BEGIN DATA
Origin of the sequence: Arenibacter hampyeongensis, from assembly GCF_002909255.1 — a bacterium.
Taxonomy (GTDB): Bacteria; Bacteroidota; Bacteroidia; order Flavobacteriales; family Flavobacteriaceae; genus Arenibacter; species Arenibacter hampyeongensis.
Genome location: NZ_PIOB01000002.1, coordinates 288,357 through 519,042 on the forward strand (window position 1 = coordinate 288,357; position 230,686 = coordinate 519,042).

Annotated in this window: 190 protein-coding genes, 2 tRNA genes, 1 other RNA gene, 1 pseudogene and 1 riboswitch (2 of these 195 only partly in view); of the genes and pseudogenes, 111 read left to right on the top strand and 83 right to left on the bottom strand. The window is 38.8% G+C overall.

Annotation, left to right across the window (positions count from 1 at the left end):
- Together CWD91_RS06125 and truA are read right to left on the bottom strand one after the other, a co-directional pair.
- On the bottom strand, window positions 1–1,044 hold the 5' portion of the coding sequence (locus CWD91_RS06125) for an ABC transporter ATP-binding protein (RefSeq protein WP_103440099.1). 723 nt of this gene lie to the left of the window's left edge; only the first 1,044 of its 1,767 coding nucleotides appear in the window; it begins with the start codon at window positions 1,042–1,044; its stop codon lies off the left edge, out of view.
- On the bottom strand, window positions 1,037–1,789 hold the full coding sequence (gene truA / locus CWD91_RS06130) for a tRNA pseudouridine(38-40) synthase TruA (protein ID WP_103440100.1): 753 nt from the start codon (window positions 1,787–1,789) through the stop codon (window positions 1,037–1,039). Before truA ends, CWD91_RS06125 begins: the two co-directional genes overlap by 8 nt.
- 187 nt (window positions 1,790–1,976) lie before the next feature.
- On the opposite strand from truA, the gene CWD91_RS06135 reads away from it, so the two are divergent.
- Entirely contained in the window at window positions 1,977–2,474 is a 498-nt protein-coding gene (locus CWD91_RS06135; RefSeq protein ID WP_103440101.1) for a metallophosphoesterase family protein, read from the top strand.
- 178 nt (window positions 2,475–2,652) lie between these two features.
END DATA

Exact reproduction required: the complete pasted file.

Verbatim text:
Origin of the sequence: Arenibacter hampyeongensis, from assembly GCF_002909255.1 — a bacterium.
Taxonomy (GTDB): Bacteria; Bacteroidota; Bacteroidia; order Flavobacteriales; family Flavobacteriaceae; genus Arenibacter; species Arenibacter hampyeongensis.
Genome location: NZ_PIOB01000002.1, coordinates 288,357 through 519,042 on the forward strand (window position 1 = coordinate 288,357; position 230,686 = coordinate 519,042).

Annotated in this window: 190 protein-coding genes, 2 tRNA genes, 1 other RNA gene, 1 pseudogene and 1 riboswitch (2 of these 195 only partly in view); of the genes and pseudogenes, 111 read left to right on the top strand and 83 right to left on the bottom strand. The window is 38.8% G+C overall.

Annotation, left to right across the window (positions count from 1 at the left end):
- Together CWD91_RS06125 and truA are read right to left on the bottom strand one after the other, a co-directional pair.
- On the bottom strand, window positions 1–1,044 hold the 5' portion of the coding sequence (locus CWD91_RS06125) for an ABC transporter ATP-binding protein (RefSeq protein WP_103440099.1). 723 nt of this gene lie to the left of the window's left edge; only the first 1,044 of its 1,767 coding nucleotides appear in the window; it begins with the start codon at window positions 1,042–1,044; its stop codon lies off the left edge, out of view.
- On the bottom strand, window positions 1,037–1,789 hold the full coding sequence (gene truA / locus CWD91_RS06130) for a tRNA pseudouridine(38-40) synthase TruA (protein ID WP_103440100.1): 753 nt from the start codon (window positions 1,787–1,789) through the stop codon (window positions 1,037–1,039). Before truA ends, CWD91_RS06125 begins: the two co-directional genes overlap by 8 nt.
- 187 nt (window positions 1,790–1,976) lie before the next feature.
- On the opposite strand from truA, the gene CWD91_RS06135 reads away from it, so the two are divergent.
- Entirely contained in the window at window positions 1,977–2,474 is a 498-nt protein-coding gene (locus CWD91_RS06135; RefSeq protein ID WP_103440101.1) for a metallophosphoesterase family protein, read from the top strand.
- 178 nt (window positions 2,475–2,652) lie between these two features.